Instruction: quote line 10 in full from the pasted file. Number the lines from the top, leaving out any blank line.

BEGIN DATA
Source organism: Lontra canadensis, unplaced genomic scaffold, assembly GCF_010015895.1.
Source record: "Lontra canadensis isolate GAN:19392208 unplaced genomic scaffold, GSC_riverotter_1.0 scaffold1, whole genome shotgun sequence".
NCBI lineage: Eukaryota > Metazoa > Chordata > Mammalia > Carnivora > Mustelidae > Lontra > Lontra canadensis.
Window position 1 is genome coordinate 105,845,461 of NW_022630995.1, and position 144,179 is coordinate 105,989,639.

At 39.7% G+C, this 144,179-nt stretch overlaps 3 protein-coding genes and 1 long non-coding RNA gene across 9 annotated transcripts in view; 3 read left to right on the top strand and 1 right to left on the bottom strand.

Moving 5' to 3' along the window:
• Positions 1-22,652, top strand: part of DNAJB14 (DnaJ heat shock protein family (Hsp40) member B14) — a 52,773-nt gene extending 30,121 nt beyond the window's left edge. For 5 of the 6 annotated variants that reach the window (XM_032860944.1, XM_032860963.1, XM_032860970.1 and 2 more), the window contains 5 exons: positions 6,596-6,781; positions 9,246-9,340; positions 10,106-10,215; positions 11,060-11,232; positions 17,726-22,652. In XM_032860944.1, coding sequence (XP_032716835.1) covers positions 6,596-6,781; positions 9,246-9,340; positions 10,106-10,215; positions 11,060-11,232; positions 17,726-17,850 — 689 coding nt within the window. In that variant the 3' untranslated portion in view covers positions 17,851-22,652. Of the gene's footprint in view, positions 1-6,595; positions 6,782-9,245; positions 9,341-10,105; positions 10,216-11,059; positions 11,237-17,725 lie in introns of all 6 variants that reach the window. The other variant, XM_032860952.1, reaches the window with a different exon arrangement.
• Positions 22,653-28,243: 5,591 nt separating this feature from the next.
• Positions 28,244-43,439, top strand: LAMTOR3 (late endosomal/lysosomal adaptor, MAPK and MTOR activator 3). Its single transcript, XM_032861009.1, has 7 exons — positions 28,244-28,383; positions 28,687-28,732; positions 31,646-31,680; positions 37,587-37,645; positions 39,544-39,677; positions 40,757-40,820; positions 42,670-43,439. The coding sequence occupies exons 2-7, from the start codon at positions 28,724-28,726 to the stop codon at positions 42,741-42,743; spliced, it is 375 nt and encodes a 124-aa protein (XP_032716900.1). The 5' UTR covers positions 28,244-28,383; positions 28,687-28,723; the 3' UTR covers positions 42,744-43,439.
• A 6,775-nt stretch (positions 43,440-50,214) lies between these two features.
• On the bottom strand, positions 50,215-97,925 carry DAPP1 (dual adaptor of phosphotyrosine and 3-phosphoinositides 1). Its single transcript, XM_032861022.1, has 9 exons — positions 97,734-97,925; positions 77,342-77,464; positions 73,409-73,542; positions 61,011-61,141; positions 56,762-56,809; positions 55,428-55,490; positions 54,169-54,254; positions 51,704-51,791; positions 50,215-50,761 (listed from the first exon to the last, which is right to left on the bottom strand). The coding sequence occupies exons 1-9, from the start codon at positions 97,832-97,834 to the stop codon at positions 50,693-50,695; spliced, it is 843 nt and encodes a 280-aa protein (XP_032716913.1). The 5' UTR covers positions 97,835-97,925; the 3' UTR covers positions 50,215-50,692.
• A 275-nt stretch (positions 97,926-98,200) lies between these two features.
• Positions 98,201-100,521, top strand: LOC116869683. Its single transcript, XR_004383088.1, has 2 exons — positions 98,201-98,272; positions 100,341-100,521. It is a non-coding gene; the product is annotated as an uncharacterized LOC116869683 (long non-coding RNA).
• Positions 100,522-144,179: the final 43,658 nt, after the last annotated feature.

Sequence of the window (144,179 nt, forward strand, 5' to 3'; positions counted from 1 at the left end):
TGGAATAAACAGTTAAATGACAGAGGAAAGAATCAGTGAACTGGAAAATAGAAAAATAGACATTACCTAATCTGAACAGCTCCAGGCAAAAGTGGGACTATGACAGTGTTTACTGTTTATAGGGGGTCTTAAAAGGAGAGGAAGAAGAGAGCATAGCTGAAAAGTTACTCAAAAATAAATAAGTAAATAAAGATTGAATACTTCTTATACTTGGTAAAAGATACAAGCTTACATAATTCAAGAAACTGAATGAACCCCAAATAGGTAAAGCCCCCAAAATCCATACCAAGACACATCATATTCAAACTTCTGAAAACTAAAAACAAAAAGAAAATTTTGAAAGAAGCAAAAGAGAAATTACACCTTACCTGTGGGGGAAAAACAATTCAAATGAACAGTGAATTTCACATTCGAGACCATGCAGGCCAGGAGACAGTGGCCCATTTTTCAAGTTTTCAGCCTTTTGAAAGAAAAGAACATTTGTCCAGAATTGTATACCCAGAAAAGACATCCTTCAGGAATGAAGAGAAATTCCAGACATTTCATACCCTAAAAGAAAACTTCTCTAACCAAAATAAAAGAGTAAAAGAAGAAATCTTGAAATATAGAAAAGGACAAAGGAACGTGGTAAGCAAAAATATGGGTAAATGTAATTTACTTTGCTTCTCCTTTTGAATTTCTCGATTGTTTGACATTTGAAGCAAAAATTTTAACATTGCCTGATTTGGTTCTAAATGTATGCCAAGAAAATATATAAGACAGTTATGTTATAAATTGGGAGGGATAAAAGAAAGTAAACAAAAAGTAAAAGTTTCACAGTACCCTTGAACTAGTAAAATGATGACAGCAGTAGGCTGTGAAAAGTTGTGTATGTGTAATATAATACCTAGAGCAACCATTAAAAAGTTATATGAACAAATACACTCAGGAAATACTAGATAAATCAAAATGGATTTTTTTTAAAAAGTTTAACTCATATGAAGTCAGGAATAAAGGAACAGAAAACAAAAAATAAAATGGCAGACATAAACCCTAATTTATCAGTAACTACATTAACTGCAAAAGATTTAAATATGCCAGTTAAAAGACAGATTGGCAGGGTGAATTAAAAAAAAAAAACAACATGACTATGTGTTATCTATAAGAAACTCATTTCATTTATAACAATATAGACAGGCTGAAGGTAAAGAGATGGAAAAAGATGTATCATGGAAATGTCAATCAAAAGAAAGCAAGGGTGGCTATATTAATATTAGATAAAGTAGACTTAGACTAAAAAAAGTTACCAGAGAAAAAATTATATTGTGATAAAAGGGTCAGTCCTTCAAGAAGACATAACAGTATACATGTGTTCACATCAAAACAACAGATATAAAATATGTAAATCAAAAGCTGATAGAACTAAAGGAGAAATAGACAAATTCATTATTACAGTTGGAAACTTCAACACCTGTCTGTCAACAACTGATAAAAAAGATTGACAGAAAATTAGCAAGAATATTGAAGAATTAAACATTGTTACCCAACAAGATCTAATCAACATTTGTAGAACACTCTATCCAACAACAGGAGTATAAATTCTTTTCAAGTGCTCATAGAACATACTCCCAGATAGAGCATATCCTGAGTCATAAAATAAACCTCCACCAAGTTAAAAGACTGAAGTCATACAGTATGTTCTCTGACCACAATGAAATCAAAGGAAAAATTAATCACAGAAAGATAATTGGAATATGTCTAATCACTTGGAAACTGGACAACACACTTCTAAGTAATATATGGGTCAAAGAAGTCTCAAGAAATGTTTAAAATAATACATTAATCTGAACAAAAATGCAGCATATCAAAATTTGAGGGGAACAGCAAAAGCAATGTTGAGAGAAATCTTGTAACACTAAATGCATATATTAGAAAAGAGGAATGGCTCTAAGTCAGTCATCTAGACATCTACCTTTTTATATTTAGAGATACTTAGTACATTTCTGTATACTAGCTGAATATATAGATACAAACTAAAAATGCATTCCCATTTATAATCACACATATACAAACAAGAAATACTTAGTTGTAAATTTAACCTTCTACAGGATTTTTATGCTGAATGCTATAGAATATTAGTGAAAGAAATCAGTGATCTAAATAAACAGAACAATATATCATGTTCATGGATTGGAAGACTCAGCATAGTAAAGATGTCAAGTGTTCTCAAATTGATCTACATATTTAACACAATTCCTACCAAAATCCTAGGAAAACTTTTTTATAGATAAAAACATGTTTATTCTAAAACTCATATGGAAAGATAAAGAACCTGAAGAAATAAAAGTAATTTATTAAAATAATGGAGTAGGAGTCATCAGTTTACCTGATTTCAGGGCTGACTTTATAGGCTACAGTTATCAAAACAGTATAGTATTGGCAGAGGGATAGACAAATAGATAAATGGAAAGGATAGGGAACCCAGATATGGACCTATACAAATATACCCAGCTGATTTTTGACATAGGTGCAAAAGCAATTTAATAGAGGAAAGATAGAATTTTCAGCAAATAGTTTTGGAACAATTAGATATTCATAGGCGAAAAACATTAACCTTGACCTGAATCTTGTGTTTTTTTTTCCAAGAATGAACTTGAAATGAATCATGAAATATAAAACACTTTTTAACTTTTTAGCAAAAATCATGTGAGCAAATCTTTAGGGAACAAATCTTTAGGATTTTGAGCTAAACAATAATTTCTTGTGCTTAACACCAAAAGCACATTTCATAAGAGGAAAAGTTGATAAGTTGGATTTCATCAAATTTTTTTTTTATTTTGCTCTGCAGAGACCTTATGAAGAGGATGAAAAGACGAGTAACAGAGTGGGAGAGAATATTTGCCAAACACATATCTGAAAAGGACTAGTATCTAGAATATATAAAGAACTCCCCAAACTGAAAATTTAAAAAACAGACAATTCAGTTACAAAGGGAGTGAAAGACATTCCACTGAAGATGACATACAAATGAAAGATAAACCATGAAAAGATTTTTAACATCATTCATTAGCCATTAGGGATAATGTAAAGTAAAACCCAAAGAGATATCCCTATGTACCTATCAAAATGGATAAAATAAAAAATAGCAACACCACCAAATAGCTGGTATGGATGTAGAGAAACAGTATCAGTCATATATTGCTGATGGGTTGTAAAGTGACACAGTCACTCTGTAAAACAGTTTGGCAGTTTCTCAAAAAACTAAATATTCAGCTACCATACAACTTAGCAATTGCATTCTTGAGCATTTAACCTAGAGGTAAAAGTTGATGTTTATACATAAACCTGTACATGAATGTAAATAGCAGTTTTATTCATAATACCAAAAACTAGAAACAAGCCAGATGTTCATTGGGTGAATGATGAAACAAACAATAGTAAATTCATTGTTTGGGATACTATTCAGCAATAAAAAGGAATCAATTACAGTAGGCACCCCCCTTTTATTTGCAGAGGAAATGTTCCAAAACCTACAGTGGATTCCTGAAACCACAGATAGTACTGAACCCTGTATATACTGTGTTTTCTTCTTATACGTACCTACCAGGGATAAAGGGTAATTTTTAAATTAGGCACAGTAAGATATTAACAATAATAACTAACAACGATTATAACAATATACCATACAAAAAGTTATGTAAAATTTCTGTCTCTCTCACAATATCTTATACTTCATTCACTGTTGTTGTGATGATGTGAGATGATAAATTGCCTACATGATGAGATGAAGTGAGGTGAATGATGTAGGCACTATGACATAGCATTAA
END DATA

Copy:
• A 6,775-nt stretch (positions 43,440-50,214) lies between these two features.